“I thought nothing here was magical,” said Katlinia, wondering why the dracosvulf was taking such care.

“In my line of work you learn pretty fast that you can’t be too careful.”

Preoccupied with the cave floor, Katlinia did not reply. Eyes fixed on the ground she ducked out of the cave.

“Our line of work, you mean,” corrected Shade.  He watched Katlinia leave, wondering what she had seen.


Blackjack leafed through the book and from his expression Shade correctly guessed, “And we have a winner?”

“I hope not.” Blackjack stopped flicking through the pages, read a certain passage more carefully then snapped the book shut and stalked decisively over to the end of the grotto, just before the point where the walls narrowed sharply ahead of the fissure. “Can I get some more light here?” His gaze tracked upward, following a certain pattern of sigils that formed a ring across the wall, ceiling and floor. At certain points, seven in total, were candleholders containing more of the stocky black candles.

Katlinia reappeared and interrupted the silence, “I’ve been studying the tracks by the tunnel entrance: seven people came in here very recently but only one left.”

“Then where did the others go?” mused Shade, watching curiously as Blackjack used a tinderbox to light the seven candles.

As the last candle was lit Blackjack flipped open the heavy book and spoke the words of a shiveringly arcane language. As the last writhing syllables of the cantrip were spoken the candles flickered, went out, then flared into new radiance, their light a grotesque and unnatural deep blue that was somehow more disturbing than any hellish red could have been. A glowing network of beams of this unhealthy light joined each candle, forming the pattern of what was known as the Initiates Septogram, “Through here, I believe.” Blackjack answered.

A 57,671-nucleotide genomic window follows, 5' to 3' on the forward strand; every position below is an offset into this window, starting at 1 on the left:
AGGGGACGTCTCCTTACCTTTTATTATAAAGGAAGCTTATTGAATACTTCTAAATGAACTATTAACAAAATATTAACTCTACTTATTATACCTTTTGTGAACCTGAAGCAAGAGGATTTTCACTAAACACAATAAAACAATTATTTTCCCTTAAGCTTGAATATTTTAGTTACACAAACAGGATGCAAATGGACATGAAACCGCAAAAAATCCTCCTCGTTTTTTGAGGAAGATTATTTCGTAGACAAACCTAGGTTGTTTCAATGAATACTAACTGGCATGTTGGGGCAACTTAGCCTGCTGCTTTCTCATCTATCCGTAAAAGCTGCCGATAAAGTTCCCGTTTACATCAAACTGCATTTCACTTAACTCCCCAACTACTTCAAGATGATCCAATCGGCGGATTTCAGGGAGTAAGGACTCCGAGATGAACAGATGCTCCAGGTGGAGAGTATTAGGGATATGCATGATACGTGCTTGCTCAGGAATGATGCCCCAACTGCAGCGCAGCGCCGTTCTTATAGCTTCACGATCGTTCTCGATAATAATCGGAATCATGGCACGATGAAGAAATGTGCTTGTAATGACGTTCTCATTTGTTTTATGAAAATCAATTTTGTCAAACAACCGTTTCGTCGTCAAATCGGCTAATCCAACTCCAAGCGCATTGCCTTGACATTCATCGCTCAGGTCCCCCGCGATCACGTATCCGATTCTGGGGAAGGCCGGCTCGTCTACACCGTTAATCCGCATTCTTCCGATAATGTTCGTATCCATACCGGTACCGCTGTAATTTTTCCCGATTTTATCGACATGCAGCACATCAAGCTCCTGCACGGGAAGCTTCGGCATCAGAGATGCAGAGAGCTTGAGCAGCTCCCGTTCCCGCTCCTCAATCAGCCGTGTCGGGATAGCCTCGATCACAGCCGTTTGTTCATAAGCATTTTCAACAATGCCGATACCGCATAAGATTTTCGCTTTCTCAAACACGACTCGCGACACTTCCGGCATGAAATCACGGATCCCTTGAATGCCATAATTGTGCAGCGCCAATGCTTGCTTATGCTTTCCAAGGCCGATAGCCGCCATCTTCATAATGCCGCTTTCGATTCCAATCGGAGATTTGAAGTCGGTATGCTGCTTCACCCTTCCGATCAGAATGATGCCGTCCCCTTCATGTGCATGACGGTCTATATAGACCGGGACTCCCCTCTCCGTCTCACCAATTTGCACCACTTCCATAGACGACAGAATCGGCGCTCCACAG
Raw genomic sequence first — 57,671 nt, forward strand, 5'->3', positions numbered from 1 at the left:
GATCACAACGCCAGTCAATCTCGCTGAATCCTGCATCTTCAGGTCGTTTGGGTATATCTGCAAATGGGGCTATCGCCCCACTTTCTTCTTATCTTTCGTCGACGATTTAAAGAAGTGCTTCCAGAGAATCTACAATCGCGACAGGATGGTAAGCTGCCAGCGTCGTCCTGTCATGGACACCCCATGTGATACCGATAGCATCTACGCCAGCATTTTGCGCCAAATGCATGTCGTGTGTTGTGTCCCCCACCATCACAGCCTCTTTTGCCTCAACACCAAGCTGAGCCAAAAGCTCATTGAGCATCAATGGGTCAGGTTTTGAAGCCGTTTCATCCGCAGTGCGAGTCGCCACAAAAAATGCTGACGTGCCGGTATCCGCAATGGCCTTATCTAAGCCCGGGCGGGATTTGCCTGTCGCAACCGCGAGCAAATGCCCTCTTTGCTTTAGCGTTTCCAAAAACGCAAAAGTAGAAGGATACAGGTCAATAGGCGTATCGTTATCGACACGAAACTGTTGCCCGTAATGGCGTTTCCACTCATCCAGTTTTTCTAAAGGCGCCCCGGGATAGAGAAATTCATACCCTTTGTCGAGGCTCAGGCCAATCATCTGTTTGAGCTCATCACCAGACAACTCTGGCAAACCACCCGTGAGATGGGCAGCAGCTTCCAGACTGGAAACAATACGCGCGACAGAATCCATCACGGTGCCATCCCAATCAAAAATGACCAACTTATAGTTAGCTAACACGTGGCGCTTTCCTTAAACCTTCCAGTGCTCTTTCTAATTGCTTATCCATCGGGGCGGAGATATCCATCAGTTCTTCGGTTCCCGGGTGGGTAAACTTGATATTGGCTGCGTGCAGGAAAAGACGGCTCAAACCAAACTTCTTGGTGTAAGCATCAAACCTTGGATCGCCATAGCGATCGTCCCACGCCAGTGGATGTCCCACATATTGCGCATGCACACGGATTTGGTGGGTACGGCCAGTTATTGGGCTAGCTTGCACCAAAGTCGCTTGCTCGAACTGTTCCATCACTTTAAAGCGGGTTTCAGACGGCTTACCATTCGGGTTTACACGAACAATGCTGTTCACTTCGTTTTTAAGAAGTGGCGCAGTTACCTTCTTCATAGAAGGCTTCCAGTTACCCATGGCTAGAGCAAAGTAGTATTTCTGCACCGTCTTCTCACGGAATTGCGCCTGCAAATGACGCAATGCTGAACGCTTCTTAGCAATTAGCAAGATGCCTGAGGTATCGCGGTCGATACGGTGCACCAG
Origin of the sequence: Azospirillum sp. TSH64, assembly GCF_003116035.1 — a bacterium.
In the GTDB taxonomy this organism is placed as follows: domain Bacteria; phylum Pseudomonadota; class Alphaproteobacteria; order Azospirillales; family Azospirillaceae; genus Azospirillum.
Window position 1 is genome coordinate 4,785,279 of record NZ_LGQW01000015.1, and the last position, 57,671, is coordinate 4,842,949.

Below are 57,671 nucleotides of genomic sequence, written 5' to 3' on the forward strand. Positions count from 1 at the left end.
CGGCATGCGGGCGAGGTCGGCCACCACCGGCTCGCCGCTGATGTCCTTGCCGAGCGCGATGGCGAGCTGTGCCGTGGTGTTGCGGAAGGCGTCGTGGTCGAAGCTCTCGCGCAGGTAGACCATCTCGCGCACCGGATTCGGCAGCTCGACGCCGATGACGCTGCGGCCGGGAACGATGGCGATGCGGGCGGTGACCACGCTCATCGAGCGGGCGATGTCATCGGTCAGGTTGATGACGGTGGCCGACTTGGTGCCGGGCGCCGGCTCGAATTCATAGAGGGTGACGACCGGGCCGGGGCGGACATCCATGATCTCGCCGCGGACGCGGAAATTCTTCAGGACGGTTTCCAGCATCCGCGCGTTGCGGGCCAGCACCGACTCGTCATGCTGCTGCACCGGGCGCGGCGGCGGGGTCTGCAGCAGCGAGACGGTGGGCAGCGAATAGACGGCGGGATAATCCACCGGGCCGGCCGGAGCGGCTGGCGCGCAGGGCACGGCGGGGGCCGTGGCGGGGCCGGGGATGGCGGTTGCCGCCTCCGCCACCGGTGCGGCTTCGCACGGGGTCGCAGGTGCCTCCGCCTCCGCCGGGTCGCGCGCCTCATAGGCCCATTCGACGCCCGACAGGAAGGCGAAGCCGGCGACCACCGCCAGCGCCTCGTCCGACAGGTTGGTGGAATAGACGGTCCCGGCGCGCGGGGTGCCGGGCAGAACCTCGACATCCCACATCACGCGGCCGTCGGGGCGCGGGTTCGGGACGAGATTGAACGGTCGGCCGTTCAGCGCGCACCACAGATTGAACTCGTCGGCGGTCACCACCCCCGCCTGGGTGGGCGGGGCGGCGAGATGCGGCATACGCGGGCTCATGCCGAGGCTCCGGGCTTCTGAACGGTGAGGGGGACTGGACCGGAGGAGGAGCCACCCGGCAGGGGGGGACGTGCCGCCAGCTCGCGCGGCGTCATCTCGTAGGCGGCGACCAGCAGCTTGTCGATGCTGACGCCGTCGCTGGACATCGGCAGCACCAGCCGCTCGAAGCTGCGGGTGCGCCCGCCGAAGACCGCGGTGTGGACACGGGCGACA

“This isn’t my idea of a good time,” Soul commented as she and Moorin miserably trudged along the path that led to the nearby village of Nuln. So far they had spoken unsuccessfully to two sets of parents and with a few poorly chosen words from Moorin had set one mother into hysterics. Upon hearing the true nature of their children’s ‘games’ the other parents mourned their daughter as lost already. Soul had tried to point out that they were just missing so far, but was rewarded with the recital of a legend known only to the elders of the area; about a time before the dark elves were driven out by the Empire and how this night they would sacrifice their children to Sharnurael, a patron Daemon Prince.

“You don’t suppose that legend’s true, do you?” Moorin asked after a while. He had been unusually quiet and sombre. “Only me and Kat’ haven’t lived in this area all that long and I hadn’t heard of it before.”

Soul shrugged, “Even if it is, the Lunaris were driven from this land centuries ago – even before Bloodbane took charge. No one would know the necessary rituals.”

“I hope not” replied the mutate with a sigh. He stopped walking and Soul, not looking where she was going, bumped into his right arms.

“Sorry.” She said after pulling the loose hairs from her mouth, “What’s up?” They had stopped at a fork in the road. To the right continued the way they were following and branching to the left was a narrow muddy path about which the dense trees seemed to loom more darkly. It was upon this way that Moorin’s gaze rested, “What’s up there?” she asked.